2. Fear was running my life.
Recently I was diagnosed with Generalized Anxiety Disorder. This didn't mean I was just anxious a lot. It means "having persistent anxious thoughts on most days of the week, for six months (or more). Also, the anxiety must be so bad that it interferes with daily life and is accompanied by noticeable symptoms, such as fatigue," and in my case panic attacks as well. When I realized that my anxiety was literally making me sick, I began searching for answers. Fear was the underlying cause for almost every single anxious moment I felt. Here's a short and most definitely incomplete list of my fears: being rejected, failing, not being liked, being alone, being wrong, being made fun of, intimacy, change… you get the picture right? With help and much research, I have begun to be with my fear, understand it and work through it. I am a perfectly imperfect work in progress.
3. My self-worth is not dependent on what other people think of me.
To some, this may sound so obvious, and I'm sure I've said this to many of my friends… but to truly take the words to heart and live it as truth is a different story. I can tell you this is probably my deepest rooted issue and one that saturates so many aspects of my life. It's a daily issue, but one that I am working on vigilantly.
4. I can give it 100%, and it might still not work out the way I expected, and that's ok.
I used to think that as long as I tried hard enough, I would succeed. I'd get that job, or the man, or the grade, etc. I know now that there is a reason for everything. I may give it all I have and not get what I expected as an end result because it's not what's right or best for me right now. Instead of considering myself a failure or not good enough and beating myself up, now I look for the lesson I can learn and if all else still leaves me feeling worthless, I just find gratefulness for the opportunity or situation.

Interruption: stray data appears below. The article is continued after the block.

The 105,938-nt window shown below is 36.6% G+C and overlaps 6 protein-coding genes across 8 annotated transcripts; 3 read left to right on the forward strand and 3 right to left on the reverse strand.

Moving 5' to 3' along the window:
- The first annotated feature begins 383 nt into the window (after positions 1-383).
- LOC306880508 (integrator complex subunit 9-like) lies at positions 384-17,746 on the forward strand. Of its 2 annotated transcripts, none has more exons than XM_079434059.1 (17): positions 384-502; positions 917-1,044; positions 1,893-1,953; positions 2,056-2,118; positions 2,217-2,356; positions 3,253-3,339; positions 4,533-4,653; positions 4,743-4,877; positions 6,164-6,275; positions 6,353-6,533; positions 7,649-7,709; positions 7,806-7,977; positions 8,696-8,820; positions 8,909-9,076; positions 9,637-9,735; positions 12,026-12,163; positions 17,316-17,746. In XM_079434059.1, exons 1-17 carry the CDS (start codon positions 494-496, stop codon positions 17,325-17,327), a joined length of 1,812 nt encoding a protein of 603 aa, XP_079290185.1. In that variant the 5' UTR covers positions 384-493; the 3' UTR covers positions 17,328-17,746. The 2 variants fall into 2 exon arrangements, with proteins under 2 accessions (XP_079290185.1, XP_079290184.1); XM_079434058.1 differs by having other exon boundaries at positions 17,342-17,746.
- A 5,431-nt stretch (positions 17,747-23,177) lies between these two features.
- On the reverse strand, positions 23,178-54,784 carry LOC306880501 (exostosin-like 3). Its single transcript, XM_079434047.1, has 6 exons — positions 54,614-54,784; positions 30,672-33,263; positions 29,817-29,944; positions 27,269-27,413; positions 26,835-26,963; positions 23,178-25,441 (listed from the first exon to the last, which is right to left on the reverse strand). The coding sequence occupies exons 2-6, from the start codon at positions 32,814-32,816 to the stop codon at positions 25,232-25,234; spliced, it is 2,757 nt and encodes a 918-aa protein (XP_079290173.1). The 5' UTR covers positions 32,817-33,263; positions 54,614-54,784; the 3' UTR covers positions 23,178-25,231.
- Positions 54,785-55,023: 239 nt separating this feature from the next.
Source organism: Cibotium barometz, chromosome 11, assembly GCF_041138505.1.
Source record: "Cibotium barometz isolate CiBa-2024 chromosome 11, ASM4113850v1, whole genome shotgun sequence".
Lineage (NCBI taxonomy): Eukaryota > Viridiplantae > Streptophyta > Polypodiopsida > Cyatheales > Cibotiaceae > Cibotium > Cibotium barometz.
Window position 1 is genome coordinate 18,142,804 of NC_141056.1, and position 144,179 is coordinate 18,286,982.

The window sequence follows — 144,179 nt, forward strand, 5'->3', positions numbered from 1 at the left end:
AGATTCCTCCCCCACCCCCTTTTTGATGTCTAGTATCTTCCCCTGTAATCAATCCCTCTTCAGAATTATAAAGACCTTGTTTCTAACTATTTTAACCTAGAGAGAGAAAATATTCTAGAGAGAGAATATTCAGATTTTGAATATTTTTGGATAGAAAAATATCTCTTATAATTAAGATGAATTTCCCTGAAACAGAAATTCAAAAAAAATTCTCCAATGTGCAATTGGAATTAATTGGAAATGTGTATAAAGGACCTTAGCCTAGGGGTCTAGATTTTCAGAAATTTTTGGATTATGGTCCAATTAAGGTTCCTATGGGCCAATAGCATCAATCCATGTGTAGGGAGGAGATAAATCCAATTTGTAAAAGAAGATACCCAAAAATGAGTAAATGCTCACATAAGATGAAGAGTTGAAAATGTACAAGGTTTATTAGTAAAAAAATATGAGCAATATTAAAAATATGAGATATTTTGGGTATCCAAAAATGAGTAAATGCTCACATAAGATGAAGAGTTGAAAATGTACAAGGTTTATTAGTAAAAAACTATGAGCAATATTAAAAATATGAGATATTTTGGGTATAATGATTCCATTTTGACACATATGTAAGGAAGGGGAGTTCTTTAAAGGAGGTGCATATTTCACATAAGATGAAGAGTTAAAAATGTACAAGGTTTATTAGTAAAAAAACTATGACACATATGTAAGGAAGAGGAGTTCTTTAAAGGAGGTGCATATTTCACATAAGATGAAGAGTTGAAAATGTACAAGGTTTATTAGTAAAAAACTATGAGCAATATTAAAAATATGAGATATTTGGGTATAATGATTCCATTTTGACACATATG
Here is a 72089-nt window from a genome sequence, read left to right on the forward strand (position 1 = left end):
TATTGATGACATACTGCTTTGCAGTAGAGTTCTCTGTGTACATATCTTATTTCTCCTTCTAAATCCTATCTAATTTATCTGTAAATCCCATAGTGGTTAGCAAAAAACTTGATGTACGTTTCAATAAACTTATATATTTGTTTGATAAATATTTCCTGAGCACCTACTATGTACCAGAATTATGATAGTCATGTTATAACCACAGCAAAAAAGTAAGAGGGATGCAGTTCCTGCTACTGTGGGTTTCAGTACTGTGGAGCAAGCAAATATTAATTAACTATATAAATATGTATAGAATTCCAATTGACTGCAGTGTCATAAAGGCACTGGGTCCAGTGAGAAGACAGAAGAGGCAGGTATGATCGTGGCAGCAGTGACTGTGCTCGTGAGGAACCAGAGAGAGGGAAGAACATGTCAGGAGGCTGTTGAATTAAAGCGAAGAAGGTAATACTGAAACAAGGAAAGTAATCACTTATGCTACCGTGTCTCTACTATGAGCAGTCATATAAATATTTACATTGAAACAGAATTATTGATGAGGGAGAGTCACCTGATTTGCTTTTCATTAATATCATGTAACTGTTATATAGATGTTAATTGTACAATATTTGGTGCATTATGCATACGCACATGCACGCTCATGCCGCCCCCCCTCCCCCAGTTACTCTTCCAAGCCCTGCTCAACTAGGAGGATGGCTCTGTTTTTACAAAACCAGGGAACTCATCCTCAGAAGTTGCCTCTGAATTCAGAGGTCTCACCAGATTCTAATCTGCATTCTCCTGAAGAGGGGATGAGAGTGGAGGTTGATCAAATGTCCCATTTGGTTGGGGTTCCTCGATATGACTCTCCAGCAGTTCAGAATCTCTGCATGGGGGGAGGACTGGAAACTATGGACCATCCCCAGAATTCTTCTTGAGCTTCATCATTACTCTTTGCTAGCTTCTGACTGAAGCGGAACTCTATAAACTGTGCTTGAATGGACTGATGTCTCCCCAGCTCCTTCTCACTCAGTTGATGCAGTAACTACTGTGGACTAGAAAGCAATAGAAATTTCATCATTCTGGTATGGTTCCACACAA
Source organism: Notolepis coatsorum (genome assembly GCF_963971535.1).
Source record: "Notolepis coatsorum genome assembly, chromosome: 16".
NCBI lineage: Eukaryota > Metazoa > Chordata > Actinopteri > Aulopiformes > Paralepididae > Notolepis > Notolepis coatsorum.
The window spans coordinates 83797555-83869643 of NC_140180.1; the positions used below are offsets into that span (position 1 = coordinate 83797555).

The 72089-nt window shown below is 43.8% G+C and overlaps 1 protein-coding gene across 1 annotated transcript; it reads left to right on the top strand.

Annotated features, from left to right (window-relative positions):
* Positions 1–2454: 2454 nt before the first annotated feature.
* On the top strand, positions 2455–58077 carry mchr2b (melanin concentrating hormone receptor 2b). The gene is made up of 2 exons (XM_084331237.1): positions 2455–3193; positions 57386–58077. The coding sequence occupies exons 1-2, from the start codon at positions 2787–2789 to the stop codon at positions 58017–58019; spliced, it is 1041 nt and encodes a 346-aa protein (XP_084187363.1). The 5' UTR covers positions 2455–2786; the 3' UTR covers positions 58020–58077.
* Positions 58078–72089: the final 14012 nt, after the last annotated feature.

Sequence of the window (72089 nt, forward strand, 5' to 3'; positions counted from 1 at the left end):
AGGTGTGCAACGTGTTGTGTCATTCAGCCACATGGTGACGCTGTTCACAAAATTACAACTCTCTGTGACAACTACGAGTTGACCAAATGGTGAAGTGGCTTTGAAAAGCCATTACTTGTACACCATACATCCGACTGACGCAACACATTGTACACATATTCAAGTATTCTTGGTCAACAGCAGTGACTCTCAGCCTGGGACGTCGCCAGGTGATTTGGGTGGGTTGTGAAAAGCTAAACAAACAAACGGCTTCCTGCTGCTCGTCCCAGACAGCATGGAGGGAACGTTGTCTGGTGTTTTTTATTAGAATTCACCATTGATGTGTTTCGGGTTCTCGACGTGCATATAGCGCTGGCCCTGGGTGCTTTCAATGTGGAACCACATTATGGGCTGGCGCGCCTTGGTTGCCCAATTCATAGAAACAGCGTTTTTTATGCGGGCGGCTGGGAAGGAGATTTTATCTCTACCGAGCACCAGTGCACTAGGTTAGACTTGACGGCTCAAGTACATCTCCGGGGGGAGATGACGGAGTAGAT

5. I don't have to be ashamed of my feelings.
Brené Brown says: "I define shame as the intensely painful feeling or experience of believing that we are flawed and therefore unworthy of love and belonging – something we’ve experienced, done, or failed to do makes us unworthy of connection. I don’t believe shame is helpful or productive. In fact, I think shame is much more likely to be the source of destructive, hurtful behavior than the solution or cure. I think the fear of disconnection can make us dangerous… I believe that if we want meaningful, lasting change we need to get clear on the differences between shame and guilt and call for an end to shame as tool for change. That also means moving away from labeling." Stop shame, start healing. Boom.
6. I am human.
I know, again, this may sound simple, but when my therapist told me this, it was a life changer. My entire life I was stuck in a perfection mindset, trying to be someone I couldn't possibly become. Being human allows me to experience feelings, make mistakes, forgive myself, learn and grow.
7. I love God and God loves me, and that's ok.
I spent a good two decades denying my own spirituality and relationship with God, because of two reasons. One, the cult I was raised in told me because I wasn’t in that religion anymore, I was doomed. And two, I felt doomed. It wasn't until experiencing time at 12 step meetings where I encountered the Higher Power aspect of recovery. I kept an open mind, and I spoke with my therapist, and one day, I actually broke down and prayed. And I cried. Because I knew that He was there the whole time. I don't have to be afraid (see points 2, 3 and 5)… but yet my relationship with God is honestly the number one thing I'm fearful of people knowing. But again, it's new to me and with time, and His help, I know that everything will be ok.
If you've made it this far, thank you for being here with me. This is my sacred place of honesty and transparency, and I'm still learning how to tell my story in a cohesive manner. I am here to just tell my truth and hope that it may help or inspire others to be strong, stay the course and do the right thing. This world of sobriety and recovery I have been a part of for the past year has truly been enlightening and a surprising journey.
I'll leave you with this: Paul of BUZZKILL Pod stated it quite perfectly when he said: "This whole journey, this whole thing of self-discovery that we do, this is recovery. This is not abstinence. This is recovery, because I get to see this stuff. And I get to look at it, examine it, put it in my hands, squish it around and realize that this is part of the journey and I'll get through this."